I think the only type of fiction writing I’m good at is satire. The good news is, it comes pretty naturally to me. The bad news is, there’s a big divide between writing something to make myself laugh and writing something that makes the reader laugh. Understanding the difference, for me, is really hard, especially when a friend reading the book points that out and I have to decide if they’re right or if I want to keep the line/ paragraph/ material anyway. But overall, the point of satire is to make a strong societal point in a really entertaining way and if you’re not moved by the point or entertained by your writing, you’re probably on the wrong track.
EA: Can you share any memorable anecdotes or experiences from your journey of writing and publishing “Obvious in Hindsight”?
The idea first started as a TV show. I was working with Steven Soderbergh on a political project, it was around when my first book, The Fixer, was coming out, I gave him a galley and he said “Let’s make this a show!” So that led to writing the pilot with him and then writing the next nine episodes on my own. Our TV adventure ended when Covid happened (our meetings at Apple were scheduled for March 10, 2020). But after a few months, I knew I liked the storyline and characters too much to just let it fade away, and that led to turning it into a novel.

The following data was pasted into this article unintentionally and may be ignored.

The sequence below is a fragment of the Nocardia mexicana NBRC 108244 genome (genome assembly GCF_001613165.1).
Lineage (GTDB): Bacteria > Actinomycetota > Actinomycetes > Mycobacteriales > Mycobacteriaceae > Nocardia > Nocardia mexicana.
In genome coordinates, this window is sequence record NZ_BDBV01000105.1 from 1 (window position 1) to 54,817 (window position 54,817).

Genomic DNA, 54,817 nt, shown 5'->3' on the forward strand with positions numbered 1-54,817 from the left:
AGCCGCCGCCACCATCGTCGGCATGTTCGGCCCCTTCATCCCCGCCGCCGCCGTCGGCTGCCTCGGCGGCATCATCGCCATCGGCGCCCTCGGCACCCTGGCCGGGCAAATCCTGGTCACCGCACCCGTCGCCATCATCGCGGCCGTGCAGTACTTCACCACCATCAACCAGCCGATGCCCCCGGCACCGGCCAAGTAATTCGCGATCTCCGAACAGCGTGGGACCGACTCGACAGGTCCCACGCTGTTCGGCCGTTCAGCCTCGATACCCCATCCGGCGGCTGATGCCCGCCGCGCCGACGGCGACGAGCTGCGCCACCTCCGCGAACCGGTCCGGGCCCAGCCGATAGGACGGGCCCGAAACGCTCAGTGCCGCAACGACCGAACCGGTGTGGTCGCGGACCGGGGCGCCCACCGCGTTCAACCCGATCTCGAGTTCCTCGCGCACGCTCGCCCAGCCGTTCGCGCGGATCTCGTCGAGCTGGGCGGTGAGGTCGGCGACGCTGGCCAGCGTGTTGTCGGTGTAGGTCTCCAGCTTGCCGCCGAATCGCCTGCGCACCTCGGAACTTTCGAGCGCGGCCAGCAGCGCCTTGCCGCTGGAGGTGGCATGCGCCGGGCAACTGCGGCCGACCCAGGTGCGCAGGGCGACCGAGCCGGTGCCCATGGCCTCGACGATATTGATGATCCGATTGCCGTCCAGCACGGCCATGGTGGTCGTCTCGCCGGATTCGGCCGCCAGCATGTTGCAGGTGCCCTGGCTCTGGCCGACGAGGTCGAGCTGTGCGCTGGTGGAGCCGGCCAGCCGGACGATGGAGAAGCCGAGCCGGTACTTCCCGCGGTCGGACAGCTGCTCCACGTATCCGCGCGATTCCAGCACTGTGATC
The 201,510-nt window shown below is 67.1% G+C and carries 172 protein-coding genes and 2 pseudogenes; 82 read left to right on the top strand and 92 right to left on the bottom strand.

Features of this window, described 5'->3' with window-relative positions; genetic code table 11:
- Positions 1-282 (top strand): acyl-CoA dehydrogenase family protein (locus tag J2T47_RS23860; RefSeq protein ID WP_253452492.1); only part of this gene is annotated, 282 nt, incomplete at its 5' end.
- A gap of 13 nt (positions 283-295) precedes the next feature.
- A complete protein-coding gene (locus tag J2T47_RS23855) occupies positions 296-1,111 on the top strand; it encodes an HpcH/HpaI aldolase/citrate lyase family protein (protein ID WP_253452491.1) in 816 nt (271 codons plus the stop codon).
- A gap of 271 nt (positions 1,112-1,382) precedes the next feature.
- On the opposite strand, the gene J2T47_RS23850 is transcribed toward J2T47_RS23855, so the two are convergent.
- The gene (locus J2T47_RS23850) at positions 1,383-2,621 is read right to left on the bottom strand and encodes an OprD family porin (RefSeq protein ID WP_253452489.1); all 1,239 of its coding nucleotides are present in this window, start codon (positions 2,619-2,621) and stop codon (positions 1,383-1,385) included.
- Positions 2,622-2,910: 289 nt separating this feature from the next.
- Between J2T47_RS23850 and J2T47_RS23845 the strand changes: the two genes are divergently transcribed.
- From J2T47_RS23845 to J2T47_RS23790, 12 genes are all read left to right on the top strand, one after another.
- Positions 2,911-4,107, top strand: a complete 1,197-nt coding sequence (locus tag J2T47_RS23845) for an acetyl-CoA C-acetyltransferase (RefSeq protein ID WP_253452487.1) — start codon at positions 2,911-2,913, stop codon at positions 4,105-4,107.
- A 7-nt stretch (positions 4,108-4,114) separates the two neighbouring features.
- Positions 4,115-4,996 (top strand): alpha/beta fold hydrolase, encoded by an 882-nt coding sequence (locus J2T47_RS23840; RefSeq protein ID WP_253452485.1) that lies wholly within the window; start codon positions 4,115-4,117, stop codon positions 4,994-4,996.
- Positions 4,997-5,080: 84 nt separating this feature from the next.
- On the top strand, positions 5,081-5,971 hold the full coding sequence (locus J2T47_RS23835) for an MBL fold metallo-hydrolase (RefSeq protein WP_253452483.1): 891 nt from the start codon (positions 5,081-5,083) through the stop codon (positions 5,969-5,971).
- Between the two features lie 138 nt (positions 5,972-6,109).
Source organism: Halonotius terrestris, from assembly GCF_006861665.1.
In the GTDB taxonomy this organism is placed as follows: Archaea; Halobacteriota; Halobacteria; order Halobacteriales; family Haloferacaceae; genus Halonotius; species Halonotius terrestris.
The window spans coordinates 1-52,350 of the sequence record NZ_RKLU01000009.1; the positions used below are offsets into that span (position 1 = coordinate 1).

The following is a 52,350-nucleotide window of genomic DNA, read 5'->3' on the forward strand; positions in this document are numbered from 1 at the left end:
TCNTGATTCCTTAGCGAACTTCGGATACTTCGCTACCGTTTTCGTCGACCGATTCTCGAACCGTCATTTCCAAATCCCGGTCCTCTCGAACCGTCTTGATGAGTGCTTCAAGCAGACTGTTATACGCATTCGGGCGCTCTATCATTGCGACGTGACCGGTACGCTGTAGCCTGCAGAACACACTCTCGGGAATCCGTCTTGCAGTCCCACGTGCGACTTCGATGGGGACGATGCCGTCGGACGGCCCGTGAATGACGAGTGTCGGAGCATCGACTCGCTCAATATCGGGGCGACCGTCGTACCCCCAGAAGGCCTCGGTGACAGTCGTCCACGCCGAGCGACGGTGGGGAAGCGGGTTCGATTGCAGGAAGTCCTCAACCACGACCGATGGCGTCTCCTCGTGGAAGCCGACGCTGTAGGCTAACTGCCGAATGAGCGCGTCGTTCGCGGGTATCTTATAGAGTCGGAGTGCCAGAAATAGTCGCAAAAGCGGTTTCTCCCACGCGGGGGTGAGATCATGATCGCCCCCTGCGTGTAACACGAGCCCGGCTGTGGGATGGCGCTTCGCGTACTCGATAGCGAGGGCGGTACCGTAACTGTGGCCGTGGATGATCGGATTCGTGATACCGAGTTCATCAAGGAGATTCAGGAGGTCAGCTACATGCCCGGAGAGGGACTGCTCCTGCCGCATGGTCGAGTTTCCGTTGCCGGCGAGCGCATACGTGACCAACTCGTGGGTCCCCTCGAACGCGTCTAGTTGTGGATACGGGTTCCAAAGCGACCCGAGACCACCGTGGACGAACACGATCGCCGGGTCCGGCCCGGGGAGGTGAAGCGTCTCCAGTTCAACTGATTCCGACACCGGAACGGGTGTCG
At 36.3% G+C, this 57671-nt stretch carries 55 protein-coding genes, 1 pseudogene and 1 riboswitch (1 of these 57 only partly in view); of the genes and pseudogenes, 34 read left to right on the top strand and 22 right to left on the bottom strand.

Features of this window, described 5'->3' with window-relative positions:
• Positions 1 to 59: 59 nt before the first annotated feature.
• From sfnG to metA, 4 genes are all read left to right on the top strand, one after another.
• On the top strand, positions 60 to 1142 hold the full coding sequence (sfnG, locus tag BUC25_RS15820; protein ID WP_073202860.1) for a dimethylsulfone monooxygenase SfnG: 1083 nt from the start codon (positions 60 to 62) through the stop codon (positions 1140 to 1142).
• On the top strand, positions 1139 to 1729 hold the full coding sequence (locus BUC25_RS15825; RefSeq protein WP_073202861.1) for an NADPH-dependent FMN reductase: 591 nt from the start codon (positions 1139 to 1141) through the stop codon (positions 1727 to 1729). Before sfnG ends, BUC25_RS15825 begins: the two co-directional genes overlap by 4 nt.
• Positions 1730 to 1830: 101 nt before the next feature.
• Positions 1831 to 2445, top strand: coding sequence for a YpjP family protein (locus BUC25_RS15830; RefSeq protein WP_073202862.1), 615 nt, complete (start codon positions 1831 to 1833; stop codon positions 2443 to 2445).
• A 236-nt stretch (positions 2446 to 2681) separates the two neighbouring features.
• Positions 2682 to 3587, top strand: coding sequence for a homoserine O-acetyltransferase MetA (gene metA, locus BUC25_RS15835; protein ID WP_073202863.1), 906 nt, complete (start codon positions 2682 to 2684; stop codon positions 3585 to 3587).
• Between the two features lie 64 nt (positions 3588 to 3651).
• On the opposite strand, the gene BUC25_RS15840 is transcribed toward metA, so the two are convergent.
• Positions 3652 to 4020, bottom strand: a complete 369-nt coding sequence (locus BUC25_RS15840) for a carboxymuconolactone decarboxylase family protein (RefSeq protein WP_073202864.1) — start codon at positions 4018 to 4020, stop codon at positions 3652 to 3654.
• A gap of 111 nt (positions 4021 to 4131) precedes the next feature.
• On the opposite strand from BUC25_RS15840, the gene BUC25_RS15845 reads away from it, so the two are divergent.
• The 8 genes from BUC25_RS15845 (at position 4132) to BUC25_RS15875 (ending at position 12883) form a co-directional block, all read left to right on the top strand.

EA: Are there any plans to explore these themes further in future novels, or do you have other writing projects in mind?
I have a book coming out next year about our work to make mobile voting happen. It’s being published by Sourcebooks, which is a Random House imprint. But I would love to write a sequel to Obvious in Hindsight. I think the structure and characters allow for it to be used to take on other campaigns and fights so hopefully this one does well enough that I get a chance to write another one.
EA: Finally, what do you hope readers will remember most about “Obvious in Hindsight,” and what would you like them to discuss and ponder after finishing the book?
I want them to have a good time when they’re reading it, first and foremost. If I can add a little joy and levity to people’s lives, that would make me very happy. But if they also come away with a better sense of how things work, why they work that way, and what can be done about it, then hopefully the book creates a roadmap for change so we can take this polarized, toxic, dysfunctional world we call politics and turn it into something better.